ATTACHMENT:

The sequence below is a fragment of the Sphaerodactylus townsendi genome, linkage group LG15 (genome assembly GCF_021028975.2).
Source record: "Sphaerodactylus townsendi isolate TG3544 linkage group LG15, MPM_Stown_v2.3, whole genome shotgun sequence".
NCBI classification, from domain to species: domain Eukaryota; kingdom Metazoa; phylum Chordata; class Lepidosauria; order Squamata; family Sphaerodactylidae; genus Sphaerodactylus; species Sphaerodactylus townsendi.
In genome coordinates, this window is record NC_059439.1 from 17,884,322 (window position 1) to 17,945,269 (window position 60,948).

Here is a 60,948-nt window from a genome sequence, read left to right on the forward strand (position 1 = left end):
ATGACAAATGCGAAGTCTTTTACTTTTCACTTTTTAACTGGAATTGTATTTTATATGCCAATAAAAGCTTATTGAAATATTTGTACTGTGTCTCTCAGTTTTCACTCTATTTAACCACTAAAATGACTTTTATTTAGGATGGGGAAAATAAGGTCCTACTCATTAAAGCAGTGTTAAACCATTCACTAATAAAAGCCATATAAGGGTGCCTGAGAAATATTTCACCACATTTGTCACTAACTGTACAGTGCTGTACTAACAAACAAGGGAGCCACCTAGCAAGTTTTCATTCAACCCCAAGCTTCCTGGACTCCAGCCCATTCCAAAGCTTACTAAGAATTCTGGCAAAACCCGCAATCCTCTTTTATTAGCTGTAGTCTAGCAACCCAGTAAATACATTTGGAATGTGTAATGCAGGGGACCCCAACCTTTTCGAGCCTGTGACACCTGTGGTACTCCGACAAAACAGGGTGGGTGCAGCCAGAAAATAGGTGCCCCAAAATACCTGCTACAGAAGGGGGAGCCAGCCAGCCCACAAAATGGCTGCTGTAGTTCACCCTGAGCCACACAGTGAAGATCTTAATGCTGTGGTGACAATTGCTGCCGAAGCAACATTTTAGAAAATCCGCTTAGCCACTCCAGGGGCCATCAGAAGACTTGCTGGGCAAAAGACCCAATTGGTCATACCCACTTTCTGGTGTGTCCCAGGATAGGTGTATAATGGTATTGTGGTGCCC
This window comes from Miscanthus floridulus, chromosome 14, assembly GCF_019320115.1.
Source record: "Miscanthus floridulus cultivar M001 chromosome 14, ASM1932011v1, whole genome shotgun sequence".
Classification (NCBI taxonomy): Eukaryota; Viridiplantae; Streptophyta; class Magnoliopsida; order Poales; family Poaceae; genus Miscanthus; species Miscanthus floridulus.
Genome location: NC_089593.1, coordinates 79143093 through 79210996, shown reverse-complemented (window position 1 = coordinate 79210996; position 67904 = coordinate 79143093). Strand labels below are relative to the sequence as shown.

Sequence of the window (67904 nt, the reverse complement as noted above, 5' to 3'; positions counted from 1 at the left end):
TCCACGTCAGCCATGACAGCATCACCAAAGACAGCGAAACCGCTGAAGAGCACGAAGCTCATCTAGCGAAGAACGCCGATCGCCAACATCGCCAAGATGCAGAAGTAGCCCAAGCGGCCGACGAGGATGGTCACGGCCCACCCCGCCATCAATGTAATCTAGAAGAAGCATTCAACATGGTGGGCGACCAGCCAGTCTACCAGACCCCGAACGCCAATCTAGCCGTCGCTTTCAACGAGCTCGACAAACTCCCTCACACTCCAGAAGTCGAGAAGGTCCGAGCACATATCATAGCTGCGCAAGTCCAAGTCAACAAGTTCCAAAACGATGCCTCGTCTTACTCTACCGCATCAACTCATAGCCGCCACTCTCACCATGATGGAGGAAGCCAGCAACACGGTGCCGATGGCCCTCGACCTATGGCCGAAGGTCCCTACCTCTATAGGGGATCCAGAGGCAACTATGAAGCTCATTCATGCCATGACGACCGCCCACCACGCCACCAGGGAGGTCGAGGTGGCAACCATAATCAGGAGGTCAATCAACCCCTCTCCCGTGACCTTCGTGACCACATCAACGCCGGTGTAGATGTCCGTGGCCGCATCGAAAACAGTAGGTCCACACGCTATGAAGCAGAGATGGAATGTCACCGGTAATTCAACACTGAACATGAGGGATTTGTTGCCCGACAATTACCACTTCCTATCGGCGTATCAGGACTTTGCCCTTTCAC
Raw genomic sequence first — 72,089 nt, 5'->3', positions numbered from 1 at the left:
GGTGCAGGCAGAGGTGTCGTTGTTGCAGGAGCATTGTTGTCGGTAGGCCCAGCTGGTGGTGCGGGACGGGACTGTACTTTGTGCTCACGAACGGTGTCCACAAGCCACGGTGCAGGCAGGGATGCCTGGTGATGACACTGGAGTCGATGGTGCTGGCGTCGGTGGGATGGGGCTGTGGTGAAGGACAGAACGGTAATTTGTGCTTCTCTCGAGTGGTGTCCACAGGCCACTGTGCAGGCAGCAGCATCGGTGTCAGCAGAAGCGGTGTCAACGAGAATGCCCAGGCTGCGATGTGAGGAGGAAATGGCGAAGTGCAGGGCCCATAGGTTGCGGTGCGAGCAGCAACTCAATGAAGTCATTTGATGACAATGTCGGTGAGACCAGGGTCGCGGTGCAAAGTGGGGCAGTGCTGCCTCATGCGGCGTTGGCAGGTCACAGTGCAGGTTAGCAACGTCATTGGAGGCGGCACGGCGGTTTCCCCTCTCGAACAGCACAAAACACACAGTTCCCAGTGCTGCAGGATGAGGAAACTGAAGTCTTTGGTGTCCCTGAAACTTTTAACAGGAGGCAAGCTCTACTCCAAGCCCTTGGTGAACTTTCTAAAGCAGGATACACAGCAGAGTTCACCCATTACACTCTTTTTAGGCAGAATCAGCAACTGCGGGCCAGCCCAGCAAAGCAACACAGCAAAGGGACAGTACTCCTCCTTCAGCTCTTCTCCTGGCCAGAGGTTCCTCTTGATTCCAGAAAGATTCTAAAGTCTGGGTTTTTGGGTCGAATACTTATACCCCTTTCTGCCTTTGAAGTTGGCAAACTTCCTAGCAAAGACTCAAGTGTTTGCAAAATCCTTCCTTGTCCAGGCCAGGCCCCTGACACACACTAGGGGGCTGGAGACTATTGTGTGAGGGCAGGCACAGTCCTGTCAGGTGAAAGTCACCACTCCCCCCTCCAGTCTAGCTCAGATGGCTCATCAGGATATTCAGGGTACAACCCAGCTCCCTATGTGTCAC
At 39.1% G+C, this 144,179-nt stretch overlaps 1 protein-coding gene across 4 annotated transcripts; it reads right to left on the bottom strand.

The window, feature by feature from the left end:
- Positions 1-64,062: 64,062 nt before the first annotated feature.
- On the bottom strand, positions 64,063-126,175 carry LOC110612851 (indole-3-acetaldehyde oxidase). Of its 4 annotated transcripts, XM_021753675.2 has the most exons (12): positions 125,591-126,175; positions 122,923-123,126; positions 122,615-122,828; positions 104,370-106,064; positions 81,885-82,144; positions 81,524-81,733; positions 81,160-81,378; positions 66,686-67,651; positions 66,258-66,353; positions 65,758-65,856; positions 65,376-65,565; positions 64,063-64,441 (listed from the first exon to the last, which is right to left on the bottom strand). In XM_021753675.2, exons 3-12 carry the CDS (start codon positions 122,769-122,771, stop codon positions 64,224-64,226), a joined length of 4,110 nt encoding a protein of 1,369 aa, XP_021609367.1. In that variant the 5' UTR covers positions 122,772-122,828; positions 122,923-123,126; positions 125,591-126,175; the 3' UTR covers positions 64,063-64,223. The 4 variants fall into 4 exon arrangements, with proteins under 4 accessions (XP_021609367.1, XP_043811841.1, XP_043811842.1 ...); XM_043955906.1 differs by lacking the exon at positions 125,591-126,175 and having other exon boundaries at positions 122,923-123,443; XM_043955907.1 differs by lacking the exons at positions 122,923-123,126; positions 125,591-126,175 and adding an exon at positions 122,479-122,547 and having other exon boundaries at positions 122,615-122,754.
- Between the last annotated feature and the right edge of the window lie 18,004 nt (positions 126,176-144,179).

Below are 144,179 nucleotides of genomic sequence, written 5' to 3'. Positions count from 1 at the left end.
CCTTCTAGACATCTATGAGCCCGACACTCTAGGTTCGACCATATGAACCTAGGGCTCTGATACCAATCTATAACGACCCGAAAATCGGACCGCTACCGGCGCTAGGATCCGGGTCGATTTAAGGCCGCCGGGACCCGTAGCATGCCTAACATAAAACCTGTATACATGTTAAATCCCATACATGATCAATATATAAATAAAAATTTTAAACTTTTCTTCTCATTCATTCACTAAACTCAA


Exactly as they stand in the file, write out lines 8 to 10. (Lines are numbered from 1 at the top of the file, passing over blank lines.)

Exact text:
Source record: "Miscanthus floridulus cultivar M001 chromosome 14, ASM1932011v1, whole genome shotgun sequence".
Classification (NCBI taxonomy): Eukaryota; Viridiplantae; Streptophyta; class Magnoliopsida; order Poales; family Poaceae; genus Miscanthus; species Miscanthus floridulus.
Genome location: NC_089593.1, coordinates 79143093 through 79210996, shown reverse-complemented (window position 1 = coordinate 79210996; position 67904 = coordinate 79143093). Strand labels below are relative to the sequence as shown.